Network News

X My Profile
View More Activity

Controversy Over a Sunday Story

By Andy Alexander

It’s not uncommon for those who cooperate with a reporter on a story to complain after it appears in print. That happened with a prominent Post piece a few Sunday’s ago. But the intriguing story behind the story raises questions about whether those who cooperated should be blaming The Post, or themselves.

The August 9 story was a riveting inside account of how an outplacement firm assisted the Brooklyn Public Library in terminating 13 employees as a result of budget cuts. Reporter Eli Saslow provided extraordinary detail about how the New York-based firm, The Five O’Clock Club, prepped library officials on how the firings should be conducted. The story, headlined “The Art of Letting Employees Go,” took readers through the process. Without naming those who were terminated, it nonetheless offered vivid descriptions of some of the employees as they left the room after getting the ax.

As reported yesterday on the Web site of Library Journal, a venerable publication covering the library field, the executive director of the Brooklyn Public Library apologized last week. In an August 13 memo to the library’s staff, Dionne Mack-Harvin said, “I want to assure you that the library did not collaborate with either the Washington Post or The 5 O’Clock Club in writing this article.” It went on to say that the Club, as it is sometimes called, had “asked if the reporter could observe their work here at the library. We were told that the library and the activities surrounding the reduction of our workforce would not be part of any article on The 5 O’Clock Club; however, it is clear that we were misled.”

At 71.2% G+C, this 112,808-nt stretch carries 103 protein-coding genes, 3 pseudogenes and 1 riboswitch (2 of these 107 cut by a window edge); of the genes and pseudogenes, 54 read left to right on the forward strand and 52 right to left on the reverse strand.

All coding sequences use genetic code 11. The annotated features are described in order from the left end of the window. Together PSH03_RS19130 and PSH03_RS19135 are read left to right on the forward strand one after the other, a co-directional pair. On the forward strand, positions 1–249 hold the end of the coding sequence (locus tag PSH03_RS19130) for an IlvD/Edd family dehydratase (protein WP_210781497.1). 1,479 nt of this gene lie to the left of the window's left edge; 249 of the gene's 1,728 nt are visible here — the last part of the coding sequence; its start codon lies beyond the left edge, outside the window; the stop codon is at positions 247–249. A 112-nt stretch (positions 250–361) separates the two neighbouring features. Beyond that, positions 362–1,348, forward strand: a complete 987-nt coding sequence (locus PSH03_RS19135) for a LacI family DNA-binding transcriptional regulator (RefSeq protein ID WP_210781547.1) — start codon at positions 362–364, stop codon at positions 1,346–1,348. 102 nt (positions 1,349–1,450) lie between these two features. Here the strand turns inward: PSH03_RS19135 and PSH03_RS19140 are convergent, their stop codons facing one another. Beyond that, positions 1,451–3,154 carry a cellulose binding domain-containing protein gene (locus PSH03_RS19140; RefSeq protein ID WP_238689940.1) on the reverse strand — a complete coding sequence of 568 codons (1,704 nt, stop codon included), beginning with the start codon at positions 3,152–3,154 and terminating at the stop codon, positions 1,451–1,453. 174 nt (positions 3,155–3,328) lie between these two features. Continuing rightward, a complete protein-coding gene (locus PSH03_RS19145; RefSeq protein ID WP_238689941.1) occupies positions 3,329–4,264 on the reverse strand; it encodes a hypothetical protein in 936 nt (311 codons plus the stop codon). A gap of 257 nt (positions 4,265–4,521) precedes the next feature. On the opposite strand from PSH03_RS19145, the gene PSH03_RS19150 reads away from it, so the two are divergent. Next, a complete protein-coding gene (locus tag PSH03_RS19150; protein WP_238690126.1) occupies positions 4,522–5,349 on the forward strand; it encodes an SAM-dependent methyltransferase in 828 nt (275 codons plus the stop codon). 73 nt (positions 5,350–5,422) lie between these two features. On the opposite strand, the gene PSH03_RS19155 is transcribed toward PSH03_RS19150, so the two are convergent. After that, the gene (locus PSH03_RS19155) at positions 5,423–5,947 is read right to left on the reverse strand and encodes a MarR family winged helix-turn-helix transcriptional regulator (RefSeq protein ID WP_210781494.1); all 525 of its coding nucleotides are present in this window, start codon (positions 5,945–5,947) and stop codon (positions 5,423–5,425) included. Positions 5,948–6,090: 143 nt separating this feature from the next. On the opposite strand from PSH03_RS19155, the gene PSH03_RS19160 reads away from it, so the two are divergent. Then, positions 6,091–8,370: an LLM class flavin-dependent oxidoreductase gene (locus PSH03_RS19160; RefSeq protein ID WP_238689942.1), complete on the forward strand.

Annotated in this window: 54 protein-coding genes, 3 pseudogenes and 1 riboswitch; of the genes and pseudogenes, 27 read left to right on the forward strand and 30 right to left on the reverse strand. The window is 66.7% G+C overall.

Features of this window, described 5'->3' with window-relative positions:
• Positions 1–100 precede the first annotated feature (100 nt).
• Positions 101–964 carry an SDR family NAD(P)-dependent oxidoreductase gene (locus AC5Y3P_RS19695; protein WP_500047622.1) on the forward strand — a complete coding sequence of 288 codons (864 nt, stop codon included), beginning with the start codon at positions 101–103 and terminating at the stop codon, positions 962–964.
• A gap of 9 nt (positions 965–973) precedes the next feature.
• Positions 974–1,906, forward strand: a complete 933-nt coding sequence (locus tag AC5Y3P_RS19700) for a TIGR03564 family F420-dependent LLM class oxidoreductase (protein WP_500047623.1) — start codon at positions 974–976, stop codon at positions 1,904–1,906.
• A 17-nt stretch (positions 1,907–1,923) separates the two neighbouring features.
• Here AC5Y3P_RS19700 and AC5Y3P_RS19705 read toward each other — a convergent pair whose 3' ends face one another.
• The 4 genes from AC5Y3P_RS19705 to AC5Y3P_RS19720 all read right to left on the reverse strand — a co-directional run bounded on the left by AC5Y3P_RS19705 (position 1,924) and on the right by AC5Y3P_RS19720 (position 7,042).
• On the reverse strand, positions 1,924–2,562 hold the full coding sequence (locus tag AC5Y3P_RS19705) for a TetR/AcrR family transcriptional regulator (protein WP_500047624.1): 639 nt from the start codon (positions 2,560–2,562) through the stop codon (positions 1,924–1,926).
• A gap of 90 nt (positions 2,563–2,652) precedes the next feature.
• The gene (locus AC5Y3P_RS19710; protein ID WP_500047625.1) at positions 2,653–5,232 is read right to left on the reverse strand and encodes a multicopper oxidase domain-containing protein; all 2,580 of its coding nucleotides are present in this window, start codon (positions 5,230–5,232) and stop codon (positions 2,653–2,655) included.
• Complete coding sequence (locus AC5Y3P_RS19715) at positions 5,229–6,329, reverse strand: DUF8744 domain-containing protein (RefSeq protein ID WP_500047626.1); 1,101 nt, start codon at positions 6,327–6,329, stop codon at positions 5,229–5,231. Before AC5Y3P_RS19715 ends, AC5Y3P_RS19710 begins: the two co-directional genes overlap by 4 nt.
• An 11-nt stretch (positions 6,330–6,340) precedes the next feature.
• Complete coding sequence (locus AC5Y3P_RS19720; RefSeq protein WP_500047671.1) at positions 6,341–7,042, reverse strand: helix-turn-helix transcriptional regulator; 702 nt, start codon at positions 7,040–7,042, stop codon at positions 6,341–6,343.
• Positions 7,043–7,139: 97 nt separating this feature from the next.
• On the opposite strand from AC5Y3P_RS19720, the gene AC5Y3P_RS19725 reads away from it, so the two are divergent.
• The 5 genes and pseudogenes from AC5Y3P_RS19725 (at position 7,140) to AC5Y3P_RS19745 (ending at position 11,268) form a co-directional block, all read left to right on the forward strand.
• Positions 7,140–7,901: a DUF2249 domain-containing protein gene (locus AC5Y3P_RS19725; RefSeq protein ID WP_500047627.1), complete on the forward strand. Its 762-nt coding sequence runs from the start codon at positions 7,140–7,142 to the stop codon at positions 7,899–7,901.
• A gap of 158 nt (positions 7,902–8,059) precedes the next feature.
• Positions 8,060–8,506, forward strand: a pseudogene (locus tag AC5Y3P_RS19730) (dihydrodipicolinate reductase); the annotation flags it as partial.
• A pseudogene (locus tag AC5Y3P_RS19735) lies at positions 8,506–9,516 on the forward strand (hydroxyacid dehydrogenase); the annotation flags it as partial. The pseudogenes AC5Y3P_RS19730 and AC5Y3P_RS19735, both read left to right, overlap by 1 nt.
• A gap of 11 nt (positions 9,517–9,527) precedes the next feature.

Mack-Harvin’s note was accompanied by one from Kate Wendleton, president of the Five O’Clock Club, who also apologized to library staffers. “I intended this article to be a profile of my company, The Five O’Clock Club, and not, as it turned out, a detailed and personal account of the downsizing that took place at BPL. As a matter of fact, the mention of Brooklyn Public Library by name should never have happened.”

But today, Wendleton told me her note of apology was actually written by library officials. “I took the rap for it,” she said, adding later: “The Brooklyn Public Library wrote it, 100 percent.”

Wendleton said that she had put Saslow in touch with BPL human resources director Larry Jennings and left it to Saslow to get Jennings’ approval to accompany the Club team to the library.